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Gwendolyn Brooks Writing with uncommon strength, Gwendolyn Brooks creates haunting images of black America, and their struggle in escaping the scathing hatred of many white Americans. Her stories, such as in the “Ballad of Rudolph Reed”, portray courage and perseverance. In those like “The Boy Died in My Alley” Brooks portrays both the weakness of black America and the unfortunate lack of care spawned from oppression.
In “The Ballad of Chocolate Mabbie” Brooks unveils another aspect of her skill by entering the domestic arena with the lingering limitations imposed by prejudice. These aspects, such as strength and finesse, are among Brooks great attributes. Worthy of exploration, Brooks powerful and haunting techniques can be separated and explored in the above mentioned poems. Each work contains a specific tactic, which effectively promotes her ideas. It is for that reason, tactics mixed with ideas, which have placed Brooks among the finest poets.
Perhaps because of Brooks’ use of a stiff format, “The Ballad of Rudolph Reed” may be her strongest work. Imbuing the poem with incredible lines and description, Brooks transforms Rudolph Reed, who is the character the poem is built around, into a storybook hero, or a tragic character whose only flaw was the love he held for his family. Brooks creates a strong, solid character who is more than another fictional martyr, but a human being. The Finesse she imbued in this work from the first stylized stanza: “Rudolph Reed was oaken.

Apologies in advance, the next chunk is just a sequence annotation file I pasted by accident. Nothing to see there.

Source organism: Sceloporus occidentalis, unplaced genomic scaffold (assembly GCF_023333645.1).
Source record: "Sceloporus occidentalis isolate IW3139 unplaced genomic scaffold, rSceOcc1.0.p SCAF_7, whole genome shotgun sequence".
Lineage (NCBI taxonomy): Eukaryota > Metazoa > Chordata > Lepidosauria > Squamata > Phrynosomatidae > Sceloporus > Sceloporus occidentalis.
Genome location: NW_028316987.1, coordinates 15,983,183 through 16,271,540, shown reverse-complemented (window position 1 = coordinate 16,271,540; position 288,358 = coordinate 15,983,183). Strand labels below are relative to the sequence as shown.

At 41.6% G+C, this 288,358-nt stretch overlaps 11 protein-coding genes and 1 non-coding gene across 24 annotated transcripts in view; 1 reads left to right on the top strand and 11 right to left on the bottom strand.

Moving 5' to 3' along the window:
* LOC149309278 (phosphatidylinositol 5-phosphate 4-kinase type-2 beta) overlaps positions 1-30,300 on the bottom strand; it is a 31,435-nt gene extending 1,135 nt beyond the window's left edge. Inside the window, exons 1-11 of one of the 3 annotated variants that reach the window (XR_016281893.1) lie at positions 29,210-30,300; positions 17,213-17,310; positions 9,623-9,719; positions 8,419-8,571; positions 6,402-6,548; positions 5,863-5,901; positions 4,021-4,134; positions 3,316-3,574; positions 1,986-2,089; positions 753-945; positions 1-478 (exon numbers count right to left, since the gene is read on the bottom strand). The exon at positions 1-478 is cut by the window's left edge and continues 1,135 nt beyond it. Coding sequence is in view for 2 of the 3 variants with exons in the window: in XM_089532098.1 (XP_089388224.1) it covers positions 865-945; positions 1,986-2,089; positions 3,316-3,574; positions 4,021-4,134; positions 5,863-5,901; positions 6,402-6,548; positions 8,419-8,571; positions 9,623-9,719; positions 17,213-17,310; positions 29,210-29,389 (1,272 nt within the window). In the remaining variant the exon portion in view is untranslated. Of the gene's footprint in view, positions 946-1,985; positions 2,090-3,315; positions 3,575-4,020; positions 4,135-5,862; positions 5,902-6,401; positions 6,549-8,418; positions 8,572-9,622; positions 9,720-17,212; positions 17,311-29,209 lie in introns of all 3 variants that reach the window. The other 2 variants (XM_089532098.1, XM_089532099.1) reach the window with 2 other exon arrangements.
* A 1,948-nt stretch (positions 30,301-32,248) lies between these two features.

His wife was oaken too. And his two girls and his good little man Oakened as they grew.” (1081, 1-4) Here brooks’ symbolic use of the word oakened, coupled with the use of a rhyme scheme of the second and last sentence of every stanza causes the reader to more deeply feel what the character and his family are going through. Using the idea of a dream home, Brooks stabbed to the heart of the American dream and where those of African descent fit into it. Every person, man or woman, has at one time or another dreamt of living in a beautiful home: “I am not hungry for berries. I am not hungry for bread. But hungry hungry for a house Where at night a man in bed “May never here the plaster stir as if in pain. May never here the roaches Falling like fat rain. “Where never wife and children need Go blinking through the gloom. Where every room of many rooms Will be full of room. “Oh my house shall have its east or west Or north or south behind it. All I know is I shall know it, And fight for it when I find it.” (1081, 5-20) Without her use of the above dream, Brooks would have been unable to bring an effective human perspective to Rudolph Reed and his family. Once this human side was created, the horrible demise of Rudolph Reed struck with an intensity which would otherwise have been lost. Losing finesse in place of what at first seems a shallow attempt at poetry, “The Boy Died in My Alley” develops into an incredible exploration of enfeeblement. Brooks power comes again from her ability to bring the reader into a human world, with human characters. It explores the pain one person feels, and the hopelessness spawned from it. Although relatively few people live in an area where crime is so rampant as in “The Boy Died in My Alley”, it strikes a chord of fear and depression most in society may relate to. The use of a strong beat in this poem help to create the frantic yet uncanny depression found throughout the poem: “Policeman pounded on my door. “Who is it?” “POLICE!” Policeman yelled. “A boy was dying in your Alley. A boy is dead, and in your alley. And have you known this boy before?” I have known this boy before. I have known this boy before, who ornaments my alley. I never saw his face at all. I never saw his futurefall. But I have known this boy. (1084, 10-21) The staccato rhythm Brooks uses is developed through repeating many of the lines. The lines are not exact copies, but keep the poem rolling forward, which is important if Brooks hopes to keep the reader active in the storyline. Included for the staccato rhythm, is a short curt sentence structure: “Without my having known. Policeman said, next morning, “Apparently died alone.” “You heard a shot?” Policeman said. Shots I hear and shots I hear. I never see the dead.” (1083, 1-6) This use of rhythm is the style the work hinges on. In many ways the broken sentences remind the reader of the forms the English language have taken for black Americans. Again, it can be pointed out this was the intention of Brooks. In ways not seen in “The Ballad of Rudolph Reed”, Brooks acts as the conductor of a symphony of words and style. An intoxicating work is “The Ballad of Chocolate Mabbie”. Second only to “The Ballad of Rudolph Reed”, “Chocolate Mabbie” has an unrivaled depth of character. Once again, Brooks draws the reader deep into the human soul. She bares the wheels and cogs which keep people moving. It is the one thing nearly every man woman and child has felt from one time or another, that Brooks delves into. Bringing to life a little girl of seven, Brooks creates a vision of human life. Unfortunately it is painfully aware to the reader Mabbie’s crush will never manifest itself beyond herself: “Oh, warm is the waiting for joys, my dears! And it cannot be too long. Oh, pity the little poor chocolate lips That carry the bubble of song! Out came the saucily bold Willie Boone. It was woe for our Mabbie now. He wore like a jewel a lemon-hued lynx With sand-waves loving her brow. Mabbie is black, and her crush is white. Brooks again crushes the readers senses with the struggle of inequality and racism. As in “The Ballad of Rudolph Reed”, Brooks uses both finesse, and human characters. She allows the reader to feel close to the characters. She gives them a chance to realize they may have lived through a time in their lives which were as difficult. It is safe to say, Gwendolyn Brooks is a master of styles. Her ideas come to life on the page through careful examination of possible stylistic interpretations; will it be finesse, rhythm or a combination of both. Brooks brings out the best a work has to offer with strong, powerful lines, with enough finesse to lull the reader into the story.